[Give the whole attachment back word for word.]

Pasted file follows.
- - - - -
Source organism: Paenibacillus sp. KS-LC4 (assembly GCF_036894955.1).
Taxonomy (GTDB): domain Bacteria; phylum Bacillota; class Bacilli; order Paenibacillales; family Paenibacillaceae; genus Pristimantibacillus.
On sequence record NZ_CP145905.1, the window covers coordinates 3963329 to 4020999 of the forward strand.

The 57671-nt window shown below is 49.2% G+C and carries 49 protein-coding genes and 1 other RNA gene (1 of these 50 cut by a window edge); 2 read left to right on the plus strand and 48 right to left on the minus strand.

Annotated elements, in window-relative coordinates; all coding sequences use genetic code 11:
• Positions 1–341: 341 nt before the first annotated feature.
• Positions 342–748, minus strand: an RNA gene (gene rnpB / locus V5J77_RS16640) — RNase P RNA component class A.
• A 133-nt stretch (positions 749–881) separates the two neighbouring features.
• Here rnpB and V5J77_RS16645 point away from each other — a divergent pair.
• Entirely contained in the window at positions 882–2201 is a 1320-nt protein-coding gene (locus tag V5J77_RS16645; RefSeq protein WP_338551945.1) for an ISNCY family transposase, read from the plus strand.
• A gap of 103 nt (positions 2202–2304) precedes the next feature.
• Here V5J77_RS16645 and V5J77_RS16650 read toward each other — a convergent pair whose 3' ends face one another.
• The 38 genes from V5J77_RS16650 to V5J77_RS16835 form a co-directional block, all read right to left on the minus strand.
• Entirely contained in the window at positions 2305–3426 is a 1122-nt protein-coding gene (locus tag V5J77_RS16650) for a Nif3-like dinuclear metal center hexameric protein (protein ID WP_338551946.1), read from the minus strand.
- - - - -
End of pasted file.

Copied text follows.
Source organism: Paenibacillus sp. KS-LC4 (assembly GCF_036894955.1).
Taxonomy (GTDB): domain Bacteria; phylum Bacillota; class Bacilli; order Paenibacillales; family Paenibacillaceae; genus Pristimantibacillus.
On sequence record NZ_CP145905.1, the window covers coordinates 3963329 to 4020999 of the forward strand.

The 57671-nt window shown below is 49.2% G+C and carries 49 protein-coding genes and 1 other RNA gene (1 of these 50 cut by a window edge); 2 read left to right on the plus strand and 48 right to left on the minus strand.

Annotated elements, in window-relative coordinates; all coding sequences use genetic code 11:
• Positions 1–341: 341 nt before the first annotated feature.
• Positions 342–748, minus strand: an RNA gene (gene rnpB / locus V5J77_RS16640) — RNase P RNA component class A.
• A 133-nt stretch (positions 749–881) separates the two neighbouring features.
• Here rnpB and V5J77_RS16645 point away from each other — a divergent pair.
• Entirely contained in the window at positions 882–2201 is a 1320-nt protein-coding gene (locus tag V5J77_RS16645; RefSeq protein WP_338551945.1) for an ISNCY family transposase, read from the plus strand.
• A gap of 103 nt (positions 2202–2304) precedes the next feature.
• Here V5J77_RS16645 and V5J77_RS16650 read toward each other — a convergent pair whose 3' ends face one another.
• The 38 genes from V5J77_RS16650 to V5J77_RS16835 form a co-directional block, all read right to left on the minus strand.
• Entirely contained in the window at positions 2305–3426 is a 1122-nt protein-coding gene (locus tag V5J77_RS16650) for a Nif3-like dinuclear metal center hexameric protein (protein ID WP_338551946.1), read from the minus strand.